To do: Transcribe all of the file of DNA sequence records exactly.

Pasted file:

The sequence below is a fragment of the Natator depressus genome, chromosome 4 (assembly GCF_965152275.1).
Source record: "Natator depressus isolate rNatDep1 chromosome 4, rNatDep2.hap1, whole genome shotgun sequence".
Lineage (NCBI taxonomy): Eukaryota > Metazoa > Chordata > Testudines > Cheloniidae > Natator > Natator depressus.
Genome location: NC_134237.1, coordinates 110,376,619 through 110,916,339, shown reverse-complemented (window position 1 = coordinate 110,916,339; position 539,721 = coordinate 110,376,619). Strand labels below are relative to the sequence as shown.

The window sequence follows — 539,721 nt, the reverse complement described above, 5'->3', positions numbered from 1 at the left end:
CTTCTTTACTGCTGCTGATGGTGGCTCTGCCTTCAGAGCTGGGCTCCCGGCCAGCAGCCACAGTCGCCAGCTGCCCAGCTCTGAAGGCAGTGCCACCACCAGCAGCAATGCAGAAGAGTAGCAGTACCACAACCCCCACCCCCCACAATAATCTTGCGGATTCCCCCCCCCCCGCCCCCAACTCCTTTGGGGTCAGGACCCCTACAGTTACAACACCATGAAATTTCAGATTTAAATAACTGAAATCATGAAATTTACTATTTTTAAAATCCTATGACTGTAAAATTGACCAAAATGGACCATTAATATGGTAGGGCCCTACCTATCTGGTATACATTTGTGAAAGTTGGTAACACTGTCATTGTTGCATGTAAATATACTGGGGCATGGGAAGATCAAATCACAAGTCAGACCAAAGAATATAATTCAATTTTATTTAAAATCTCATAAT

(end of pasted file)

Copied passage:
The sequence below is a fragment of the Natator depressus genome, chromosome 4 (assembly GCF_965152275.1).
Source record: "Natator depressus isolate rNatDep1 chromosome 4, rNatDep2.hap1, whole genome shotgun sequence".
Lineage (NCBI taxonomy): Eukaryota > Metazoa > Chordata > Testudines > Cheloniidae > Natator > Natator depressus.
Genome location: NC_134237.1, coordinates 110,376,619 through 110,916,339, shown reverse-complemented (window position 1 = coordinate 110,916,339; position 539,721 = coordinate 110,376,619). Strand labels below are relative to the sequence as shown.

The window sequence follows — 539,721 nt, the reverse complement described above, 5'->3', positions numbered from 1 at the left end:
CTTCTTTACTGCTGCTGATGGTGGCTCTGCCTTCAGAGCTGGGCTCCCGGCCAGCAGCCACAGTCGCCAGCTGCCCAGCTCTGAAGGCAGTGCCACCACCAGCAGCAATGCAGAAGAGTAGCAGTACCACAACCCCCACCCCCCACAATAATCTTGCGGATTCCCCCCCCCCCGCCCCCAACTCCTTTGGGGTCAGGACCCCTACAGTTACAACACCATGAAATTTCAGATTTAAATAACTGAAATCATGAAATTTACTATTTTTAAAATCCTATGACTGTAAAATTGACCAAAATGGACCATTAATATGGTAGGGCCCTACCTATCTGGTATACATTTGTGAAAGTTGGTAACACTGTCATTGTTGCATGTAAATATACTGGGGCATGGGAAGATCAAATCACAAGTCAGACCAAAGAATATAATTCAATTTTATTTAAAATCTCATAAT